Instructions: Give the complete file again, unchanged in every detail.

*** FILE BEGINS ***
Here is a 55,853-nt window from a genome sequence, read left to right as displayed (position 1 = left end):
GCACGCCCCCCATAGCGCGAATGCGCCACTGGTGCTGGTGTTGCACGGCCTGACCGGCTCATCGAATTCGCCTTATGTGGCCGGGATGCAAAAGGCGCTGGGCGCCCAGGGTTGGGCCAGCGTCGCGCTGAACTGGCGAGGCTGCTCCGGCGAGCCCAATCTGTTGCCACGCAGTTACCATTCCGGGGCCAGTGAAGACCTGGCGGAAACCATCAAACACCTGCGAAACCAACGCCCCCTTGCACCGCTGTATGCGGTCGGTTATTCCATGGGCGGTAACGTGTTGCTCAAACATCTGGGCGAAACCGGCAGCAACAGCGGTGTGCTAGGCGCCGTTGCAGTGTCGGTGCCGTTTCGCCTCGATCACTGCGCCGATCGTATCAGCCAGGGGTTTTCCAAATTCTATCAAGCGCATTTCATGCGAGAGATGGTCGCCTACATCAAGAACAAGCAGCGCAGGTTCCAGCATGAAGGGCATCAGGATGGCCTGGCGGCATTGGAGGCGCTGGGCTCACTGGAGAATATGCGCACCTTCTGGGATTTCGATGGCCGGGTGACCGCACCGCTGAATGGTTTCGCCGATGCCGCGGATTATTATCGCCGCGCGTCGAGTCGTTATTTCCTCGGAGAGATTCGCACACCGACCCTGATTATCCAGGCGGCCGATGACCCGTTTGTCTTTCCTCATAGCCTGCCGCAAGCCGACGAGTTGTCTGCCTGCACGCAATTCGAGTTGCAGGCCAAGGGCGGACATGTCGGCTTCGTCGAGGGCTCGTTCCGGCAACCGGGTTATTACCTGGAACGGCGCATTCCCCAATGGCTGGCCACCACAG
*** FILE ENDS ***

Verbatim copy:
Here is a 55,853-nt window from a genome sequence, read left to right as displayed (position 1 = left end):
GCACGCCCCCCATAGCGCGAATGCGCCACTGGTGCTGGTGTTGCACGGCCTGACCGGCTCATCGAATTCGCCTTATGTGGCCGGGATGCAAAAGGCGCTGGGCGCCCAGGGTTGGGCCAGCGTCGCGCTGAACTGGCGAGGCTGCTCCGGCGAGCCCAATCTGTTGCCACGCAGTTACCATTCCGGGGCCAGTGAAGACCTGGCGGAAACCATCAAACACCTGCGAAACCAACGCCCCCTTGCACCGCTGTATGCGGTCGGTTATTCCATGGGCGGTAACGTGTTGCTCAAACATCTGGGCGAAACCGGCAGCAACAGCGGTGTGCTAGGCGCCGTTGCAGTGTCGGTGCCGTTTCGCCTCGATCACTGCGCCGATCGTATCAGCCAGGGGTTTTCCAAATTCTATCAAGCGCATTTCATGCGAGAGATGGTCGCCTACATCAAGAACAAGCAGCGCAGGTTCCAGCATGAAGGGCATCAGGATGGCCTGGCGGCATTGGAGGCGCTGGGCTCACTGGAGAATATGCGCACCTTCTGGGATTTCGATGGCCGGGTGACCGCACCGCTGAATGGTTTCGCCGATGCCGCGGATTATTATCGCCGCGCGTCGAGTCGTTATTTCCTCGGAGAGATTCGCACACCGACCCTGATTATCCAGGCGGCCGATGACCCGTTTGTCTTTCCTCATAGCCTGCCGCAAGCCGACGAGTTGTCTGCCTGCACGCAATTCGAGTTGCAGGCCAAGGGCGGACATGTCGGCTTCGTCGAGGGCTCGTTCCGGCAACCGGGTTATTACCTGGAACGGCGCATTCCCCAATGGCTGGCCACCACAG